League of Creative Interventionists

Way back in the summer of 2019, when ‘got the city on lockdown’ meant nothing more than boy band ‘Blue’ sneaking into your Spotify, I was awarded a ‘Developing Your Creative Practice’ grant from Arts Council England. Under the lofty title ‘Creative Interventions for Social Impact’ I planned to learn from community activists here and abroad. The pinnacle (when peak was more visor than virus) would be a trip to Charlotte, North Carolina, to hang out with the League of Creative Interventionists. LOCI, for short, who ‘use art and culture as tools to reimagine the social and physical landscapes of our cities’. (See their entire manifesto below). I’ve talked about the League a few times here, they’ve been real heros of mine since I first heard of them in 2017. They ‘sponsor projects that harness the creativity of local residents to create stronger, healthier, and more vibrant communities’. I’d been keen to learn about their methods in engagement and see what new ideas might arise as we connect with very different funding strategies.

The intention had been to spend 20 days in the USA, exploring playgrounds, connecting with play thinkers and making work with fellows of the League. It was set for the lead up to the Republican National Convention- being held in Charlotte. Rich but volatile ground for playful interventions. 

Then of course Covid came and everything was cancelled. Our connection however, didn’t falter. In fact, talking regularly over the year has allowed a deeper, more considered relationship to flourish. 

I joined Jonell Logan – Executive Director- for a Community Conversation in May. Jonell is clearly an expert facilitator who steered the conversation beautifully. This was before the killing of George Floyd in Minneapolis and the toppling of Colston here in Bristol. These events led to sharing of perspectives across the water and as we began to lay foundations for future work together, so connected our distant communities in our own way. 

Jonell introduced me to the Centre for the Living City which works to advance social, environmental and economic justice in cities” because in the words of cofounder Jane Jacobs “Cities have the capability of providing something for everybody, only because, and only when, they are created by everybody.” I was able to join sessions training in their Observe programme; designing empathy cards; learning about the journey from Observer to Participant and, closely connected to my own practice- active vs passive observation.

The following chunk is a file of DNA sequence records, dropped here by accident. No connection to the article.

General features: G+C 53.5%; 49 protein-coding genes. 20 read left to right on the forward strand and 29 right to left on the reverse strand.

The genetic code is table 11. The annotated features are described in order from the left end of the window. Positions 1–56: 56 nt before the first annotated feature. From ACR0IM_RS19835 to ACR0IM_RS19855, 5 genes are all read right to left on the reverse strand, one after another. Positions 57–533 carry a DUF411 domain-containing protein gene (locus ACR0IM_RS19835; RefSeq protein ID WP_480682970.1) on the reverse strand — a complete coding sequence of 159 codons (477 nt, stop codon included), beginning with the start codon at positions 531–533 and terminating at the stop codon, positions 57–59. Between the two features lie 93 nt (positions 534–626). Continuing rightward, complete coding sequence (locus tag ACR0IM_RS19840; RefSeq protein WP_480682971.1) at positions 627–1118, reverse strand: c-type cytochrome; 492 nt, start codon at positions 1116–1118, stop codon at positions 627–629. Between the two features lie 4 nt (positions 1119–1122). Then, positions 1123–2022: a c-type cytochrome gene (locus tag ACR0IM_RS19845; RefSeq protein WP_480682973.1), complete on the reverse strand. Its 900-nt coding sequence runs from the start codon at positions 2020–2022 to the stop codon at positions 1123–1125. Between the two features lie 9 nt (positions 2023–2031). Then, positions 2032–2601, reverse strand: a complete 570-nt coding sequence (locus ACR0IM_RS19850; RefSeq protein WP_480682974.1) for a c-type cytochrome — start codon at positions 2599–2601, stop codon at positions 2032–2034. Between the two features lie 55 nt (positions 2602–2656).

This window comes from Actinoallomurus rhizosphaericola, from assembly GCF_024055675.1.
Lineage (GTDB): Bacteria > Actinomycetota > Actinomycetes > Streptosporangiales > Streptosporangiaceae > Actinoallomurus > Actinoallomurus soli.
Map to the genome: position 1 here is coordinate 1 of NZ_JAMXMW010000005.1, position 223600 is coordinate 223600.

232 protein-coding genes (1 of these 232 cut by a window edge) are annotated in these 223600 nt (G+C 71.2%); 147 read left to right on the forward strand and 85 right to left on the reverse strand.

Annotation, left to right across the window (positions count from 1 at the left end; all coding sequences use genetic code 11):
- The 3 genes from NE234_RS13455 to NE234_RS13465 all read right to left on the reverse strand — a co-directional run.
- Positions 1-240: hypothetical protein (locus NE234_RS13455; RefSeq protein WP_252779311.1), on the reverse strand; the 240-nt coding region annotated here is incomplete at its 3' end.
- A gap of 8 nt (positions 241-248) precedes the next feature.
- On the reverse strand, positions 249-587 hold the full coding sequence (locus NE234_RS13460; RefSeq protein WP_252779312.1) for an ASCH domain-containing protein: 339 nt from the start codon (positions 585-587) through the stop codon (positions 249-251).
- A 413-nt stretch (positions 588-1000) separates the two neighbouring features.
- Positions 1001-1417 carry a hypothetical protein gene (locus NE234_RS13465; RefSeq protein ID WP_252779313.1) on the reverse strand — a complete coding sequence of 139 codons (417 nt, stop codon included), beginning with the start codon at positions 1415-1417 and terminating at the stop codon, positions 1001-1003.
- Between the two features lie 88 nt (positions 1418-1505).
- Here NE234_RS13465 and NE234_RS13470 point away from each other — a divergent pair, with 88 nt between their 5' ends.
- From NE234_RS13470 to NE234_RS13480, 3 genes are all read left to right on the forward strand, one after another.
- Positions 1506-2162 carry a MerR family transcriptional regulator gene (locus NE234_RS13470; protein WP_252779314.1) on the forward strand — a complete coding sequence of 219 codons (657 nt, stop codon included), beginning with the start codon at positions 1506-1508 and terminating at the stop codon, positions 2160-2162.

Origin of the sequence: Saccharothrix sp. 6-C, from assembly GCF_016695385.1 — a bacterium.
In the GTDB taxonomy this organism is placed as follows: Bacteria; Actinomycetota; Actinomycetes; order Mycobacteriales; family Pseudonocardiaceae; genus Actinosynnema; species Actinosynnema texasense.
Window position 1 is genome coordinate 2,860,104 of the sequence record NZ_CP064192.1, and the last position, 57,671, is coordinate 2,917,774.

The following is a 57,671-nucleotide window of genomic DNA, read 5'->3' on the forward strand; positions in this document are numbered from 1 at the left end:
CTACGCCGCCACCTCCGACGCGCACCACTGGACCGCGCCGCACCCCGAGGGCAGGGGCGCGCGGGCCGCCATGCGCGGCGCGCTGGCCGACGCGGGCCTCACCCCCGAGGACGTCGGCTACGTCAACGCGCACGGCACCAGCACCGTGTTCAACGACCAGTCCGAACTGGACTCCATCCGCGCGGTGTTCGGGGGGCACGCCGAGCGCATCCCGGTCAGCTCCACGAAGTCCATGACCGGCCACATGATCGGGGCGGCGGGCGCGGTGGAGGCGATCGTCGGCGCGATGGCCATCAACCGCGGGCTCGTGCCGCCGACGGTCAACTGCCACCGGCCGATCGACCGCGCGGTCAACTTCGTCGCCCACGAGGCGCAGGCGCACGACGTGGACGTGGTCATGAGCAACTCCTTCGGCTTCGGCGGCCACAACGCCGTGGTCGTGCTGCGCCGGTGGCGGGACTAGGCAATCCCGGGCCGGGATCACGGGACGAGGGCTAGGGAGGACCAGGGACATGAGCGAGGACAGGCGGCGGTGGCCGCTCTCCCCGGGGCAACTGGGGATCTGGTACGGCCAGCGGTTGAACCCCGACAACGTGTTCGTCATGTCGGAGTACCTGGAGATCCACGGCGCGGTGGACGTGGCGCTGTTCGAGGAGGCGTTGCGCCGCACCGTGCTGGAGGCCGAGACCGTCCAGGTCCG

I learned about alternative approaches to placemaking from Monica Holmes, Manager of the Urban Design Center for the City of Charlotte and have met interventionists using street art to connect communities, and co-designing to make policy changes in homlessness. I’ve talked to fellows about interventions I’ve seen happen here, projects I’ve been involved in, my take on play centred participation and shared versions of our games in their maker kits.

We hope to initiate a resident-led artist scheme, where we can co-create and learn from each other, both with visits and regular virtual connections. We’re talking to like minded organisations and beginning to connect the dots and sew the seeds for collaborative community art projects in Bristol and Charlotte. Our perspectives and life experiences are adding real value to our thinking and the work we’re doing. I’m so chuffed to have finally made this connection and look forward to sharing more plans and thoughts with you in the future. 

If you’d like to connect with LOCI and look at opportunities to collaborate, do get in touch. 


Share This Post

Pink, orange and green cards with writing in polish on them, clipped to a metal trellis
Blog Post

Understanding Local Context- Łódź, Poland

Context is everything. This couldn’t be more true in our journey to Poland to share ROOTS at a games festival focusing on ‘neighbourhoods’.  We designed ROOTS in Bristol in England. By that I mean we designed it within the social and political constructs of England.

A small rectangular badge with objects stuck onto it including a small elephant, button and springs. Held up by hands infront of the words Fesitval of Place
Blog Post

Premonitions from Festival of Place

We always enjoy attending Festival of Place, and this year we were asked to devise an activity to help connect people and break the ice after a couple of years of limited social contact.  Inspired by The Good Ancestor, by Roman Krznaric, Aileen Tatton-Brown’s future

Blog Post

Help us test a new digital mapping tool

Play:Disrupt and play technologists Free Ice Cream are developing a digital mapping tool that invites users to connect with the systems that influence their places. This tool aims to build more agency for communities and individuals, while getting a clearer picture of what makes a